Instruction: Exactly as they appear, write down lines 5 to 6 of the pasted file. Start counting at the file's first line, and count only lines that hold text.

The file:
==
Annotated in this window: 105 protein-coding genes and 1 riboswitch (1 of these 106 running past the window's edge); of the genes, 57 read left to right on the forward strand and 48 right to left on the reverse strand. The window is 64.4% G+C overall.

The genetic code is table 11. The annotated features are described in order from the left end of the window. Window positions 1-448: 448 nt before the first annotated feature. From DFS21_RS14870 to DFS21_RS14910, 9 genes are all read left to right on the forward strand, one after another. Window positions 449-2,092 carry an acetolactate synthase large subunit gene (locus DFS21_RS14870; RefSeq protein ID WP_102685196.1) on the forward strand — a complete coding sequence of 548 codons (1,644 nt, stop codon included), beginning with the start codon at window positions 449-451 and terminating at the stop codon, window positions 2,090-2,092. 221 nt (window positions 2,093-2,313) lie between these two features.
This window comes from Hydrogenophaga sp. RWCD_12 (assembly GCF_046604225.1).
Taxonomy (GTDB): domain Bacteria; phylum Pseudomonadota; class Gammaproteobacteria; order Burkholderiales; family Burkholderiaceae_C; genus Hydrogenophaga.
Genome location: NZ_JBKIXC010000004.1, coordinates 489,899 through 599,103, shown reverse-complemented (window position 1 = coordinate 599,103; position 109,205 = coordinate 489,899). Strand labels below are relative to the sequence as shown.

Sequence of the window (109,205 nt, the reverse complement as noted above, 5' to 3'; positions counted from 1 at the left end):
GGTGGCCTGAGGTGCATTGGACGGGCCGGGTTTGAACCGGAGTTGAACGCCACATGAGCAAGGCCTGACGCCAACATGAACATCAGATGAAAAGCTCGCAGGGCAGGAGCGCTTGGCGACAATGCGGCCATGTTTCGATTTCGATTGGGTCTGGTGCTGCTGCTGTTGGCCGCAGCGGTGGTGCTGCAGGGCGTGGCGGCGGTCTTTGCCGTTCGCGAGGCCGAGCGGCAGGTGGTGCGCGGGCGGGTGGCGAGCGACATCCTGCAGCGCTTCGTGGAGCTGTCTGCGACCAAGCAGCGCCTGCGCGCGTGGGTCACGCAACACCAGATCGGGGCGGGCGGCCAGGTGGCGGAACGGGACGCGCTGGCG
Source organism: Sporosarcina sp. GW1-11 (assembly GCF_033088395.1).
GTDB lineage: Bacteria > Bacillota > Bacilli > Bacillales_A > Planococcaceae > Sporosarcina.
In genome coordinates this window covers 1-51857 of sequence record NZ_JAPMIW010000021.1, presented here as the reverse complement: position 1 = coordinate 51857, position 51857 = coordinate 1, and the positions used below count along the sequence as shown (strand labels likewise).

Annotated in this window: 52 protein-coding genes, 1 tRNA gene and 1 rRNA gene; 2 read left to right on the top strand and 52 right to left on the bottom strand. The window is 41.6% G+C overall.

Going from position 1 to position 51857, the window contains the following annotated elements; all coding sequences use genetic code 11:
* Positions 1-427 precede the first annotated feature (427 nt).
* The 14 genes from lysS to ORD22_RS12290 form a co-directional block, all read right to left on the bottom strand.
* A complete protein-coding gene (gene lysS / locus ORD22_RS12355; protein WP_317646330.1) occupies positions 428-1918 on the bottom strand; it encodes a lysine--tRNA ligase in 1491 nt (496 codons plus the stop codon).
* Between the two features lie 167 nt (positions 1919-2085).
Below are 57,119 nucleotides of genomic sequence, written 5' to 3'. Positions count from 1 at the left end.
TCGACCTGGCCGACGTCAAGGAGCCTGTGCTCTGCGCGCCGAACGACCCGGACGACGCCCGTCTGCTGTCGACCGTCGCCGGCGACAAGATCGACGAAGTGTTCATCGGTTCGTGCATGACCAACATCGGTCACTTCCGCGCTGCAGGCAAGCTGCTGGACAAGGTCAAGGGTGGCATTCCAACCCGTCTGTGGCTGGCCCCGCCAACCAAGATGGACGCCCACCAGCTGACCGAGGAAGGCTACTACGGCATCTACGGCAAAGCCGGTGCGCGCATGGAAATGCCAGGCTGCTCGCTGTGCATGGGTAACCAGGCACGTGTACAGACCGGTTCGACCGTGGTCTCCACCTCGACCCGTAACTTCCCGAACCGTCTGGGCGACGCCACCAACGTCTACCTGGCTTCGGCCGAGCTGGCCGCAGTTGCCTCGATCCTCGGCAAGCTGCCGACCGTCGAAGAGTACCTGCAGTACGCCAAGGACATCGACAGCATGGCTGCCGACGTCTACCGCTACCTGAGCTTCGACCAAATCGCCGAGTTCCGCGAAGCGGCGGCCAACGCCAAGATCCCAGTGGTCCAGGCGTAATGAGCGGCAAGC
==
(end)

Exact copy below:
Genome location: NZ_JBKIXC010000004.1, coordinates 489,899 through 599,103, shown reverse-complemented (window position 1 = coordinate 599,103; position 109,205 = coordinate 489,899). Strand labels below are relative to the sequence as shown.

Sequence of the window (109,205 nt, the reverse complement as noted above, 5' to 3'; positions counted from 1 at the left end):